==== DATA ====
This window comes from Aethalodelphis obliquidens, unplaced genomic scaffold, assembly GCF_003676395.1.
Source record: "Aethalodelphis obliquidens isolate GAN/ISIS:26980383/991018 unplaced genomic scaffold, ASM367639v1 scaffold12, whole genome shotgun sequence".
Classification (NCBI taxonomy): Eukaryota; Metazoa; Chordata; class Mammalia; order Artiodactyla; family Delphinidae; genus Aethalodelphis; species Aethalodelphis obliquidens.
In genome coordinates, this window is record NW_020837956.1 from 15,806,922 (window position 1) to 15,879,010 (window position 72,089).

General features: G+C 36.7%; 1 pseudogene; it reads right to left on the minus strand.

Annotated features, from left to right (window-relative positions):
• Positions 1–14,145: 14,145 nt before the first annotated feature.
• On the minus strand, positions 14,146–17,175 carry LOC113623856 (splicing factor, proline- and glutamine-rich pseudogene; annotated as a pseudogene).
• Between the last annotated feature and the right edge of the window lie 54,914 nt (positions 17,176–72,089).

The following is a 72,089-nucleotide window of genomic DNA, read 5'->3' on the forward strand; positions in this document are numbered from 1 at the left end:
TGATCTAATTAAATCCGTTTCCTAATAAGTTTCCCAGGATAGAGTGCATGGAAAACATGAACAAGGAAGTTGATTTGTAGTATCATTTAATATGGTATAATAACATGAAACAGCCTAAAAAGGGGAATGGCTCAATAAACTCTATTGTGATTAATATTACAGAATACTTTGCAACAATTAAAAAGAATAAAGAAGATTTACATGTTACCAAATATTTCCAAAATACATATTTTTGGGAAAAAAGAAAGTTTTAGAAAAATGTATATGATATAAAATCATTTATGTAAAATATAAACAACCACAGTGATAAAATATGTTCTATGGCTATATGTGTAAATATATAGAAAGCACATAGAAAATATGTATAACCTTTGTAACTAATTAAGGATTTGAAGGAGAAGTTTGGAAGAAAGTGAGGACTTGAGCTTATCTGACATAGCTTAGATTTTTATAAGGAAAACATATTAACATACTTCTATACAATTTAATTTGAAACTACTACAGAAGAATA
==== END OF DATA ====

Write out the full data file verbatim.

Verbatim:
This window comes from Aethalodelphis obliquidens, unplaced genomic scaffold, assembly GCF_003676395.1.
Source record: "Aethalodelphis obliquidens isolate GAN/ISIS:26980383/991018 unplaced genomic scaffold, ASM367639v1 scaffold12, whole genome shotgun sequence".
Classification (NCBI taxonomy): Eukaryota; Metazoa; Chordata; class Mammalia; order Artiodactyla; family Delphinidae; genus Aethalodelphis; species Aethalodelphis obliquidens.
In genome coordinates, this window is record NW_020837956.1 from 15,806,922 (window position 1) to 15,879,010 (window position 72,089).

General features: G+C 36.7%; 1 pseudogene; it reads right to left on the minus strand.

Annotated features, from left to right (window-relative positions):
• Positions 1–14,145: 14,145 nt before the first annotated feature.
• On the minus strand, positions 14,146–17,175 carry LOC113623856 (splicing factor, proline- and glutamine-rich pseudogene; annotated as a pseudogene).
• Between the last annotated feature and the right edge of the window lie 54,914 nt (positions 17,176–72,089).

The following is a 72,089-nucleotide window of genomic DNA, read 5'->3' on the forward strand; positions in this document are numbered from 1 at the left end:
TGATCTAATTAAATCCGTTTCCTAATAAGTTTCCCAGGATAGAGTGCATGGAAAACATGAACAAGGAAGTTGATTTGTAGTATCATTTAATATGGTATAATAACATGAAACAGCCTAAAAAGGGGAATGGCTCAATAAACTCTATTGTGATTAATATTACAGAATACTTTGCAACAATTAAAAAGAATAAAGAAGATTTACATGTTACCAAATATTTCCAAAATACATATTTTTGGGAAAAAAGAAAGTTTTAGAAAAATGTATATGATATAAAATCATTTATGTAAAATATAAACAACCACAGTGATAAAATATGTTCTATGGCTATATGTGTAAATATATAGAAAGCACATAGAAAATATGTATAACCTTTGTAACTAATTAAGGATTTGAAGGAGAAGTTTGGAAGAAAGTGAGGACTTGAGCTTATCTGACATAGCTTAGATTTTTATAAGGAAAACATATTAACATACTTCTATACAATTTAATTTGAAACTACTACAGAAGAATA